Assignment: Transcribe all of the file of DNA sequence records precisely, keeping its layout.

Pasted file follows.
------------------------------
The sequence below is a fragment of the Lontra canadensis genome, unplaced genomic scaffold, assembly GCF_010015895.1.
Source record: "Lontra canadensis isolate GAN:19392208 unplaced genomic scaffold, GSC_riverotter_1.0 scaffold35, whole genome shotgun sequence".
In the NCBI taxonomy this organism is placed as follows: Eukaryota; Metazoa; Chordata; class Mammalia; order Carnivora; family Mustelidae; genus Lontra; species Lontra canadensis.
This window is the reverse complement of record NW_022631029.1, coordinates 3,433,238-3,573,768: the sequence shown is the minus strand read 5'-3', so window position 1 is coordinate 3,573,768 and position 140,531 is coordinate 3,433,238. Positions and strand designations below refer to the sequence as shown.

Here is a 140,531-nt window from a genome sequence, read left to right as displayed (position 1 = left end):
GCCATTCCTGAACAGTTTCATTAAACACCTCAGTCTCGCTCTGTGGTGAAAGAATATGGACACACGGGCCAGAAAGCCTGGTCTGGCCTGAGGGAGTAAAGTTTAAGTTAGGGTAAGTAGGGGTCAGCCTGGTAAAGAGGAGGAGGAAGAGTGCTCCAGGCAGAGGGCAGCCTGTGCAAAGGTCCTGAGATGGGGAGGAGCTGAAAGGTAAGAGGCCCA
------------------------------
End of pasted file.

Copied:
The sequence below is a fragment of the Lontra canadensis genome, unplaced genomic scaffold, assembly GCF_010015895.1.
Source record: "Lontra canadensis isolate GAN:19392208 unplaced genomic scaffold, GSC_riverotter_1.0 scaffold35, whole genome shotgun sequence".
In the NCBI taxonomy this organism is placed as follows: Eukaryota; Metazoa; Chordata; class Mammalia; order Carnivora; family Mustelidae; genus Lontra; species Lontra canadensis.
This window is the reverse complement of record NW_022631029.1, coordinates 3,433,238-3,573,768: the sequence shown is the minus strand read 5'-3', so window position 1 is coordinate 3,573,768 and position 140,531 is coordinate 3,433,238. Positions and strand designations below refer to the sequence as shown.

Here is a 140,531-nt window from a genome sequence, read left to right as displayed (position 1 = left end):
GCCATTCCTGAACAGTTTCATTAAACACCTCAGTCTCGCTCTGTGGTGAAAGAATATGGACACACGGGCCAGAAAGCCTGGTCTGGCCTGAGGGAGTAAAGTTTAAGTTAGGGTAAGTAGGGGTCAGCCTGGTAAAGAGGAGGAGGAAGAGTGCTCCAGGCAGAGGGCAGCCTGTGCAAAGGTCCTGAGATGGGGAGGAGCTGAAAGGTAAGAGGCCCA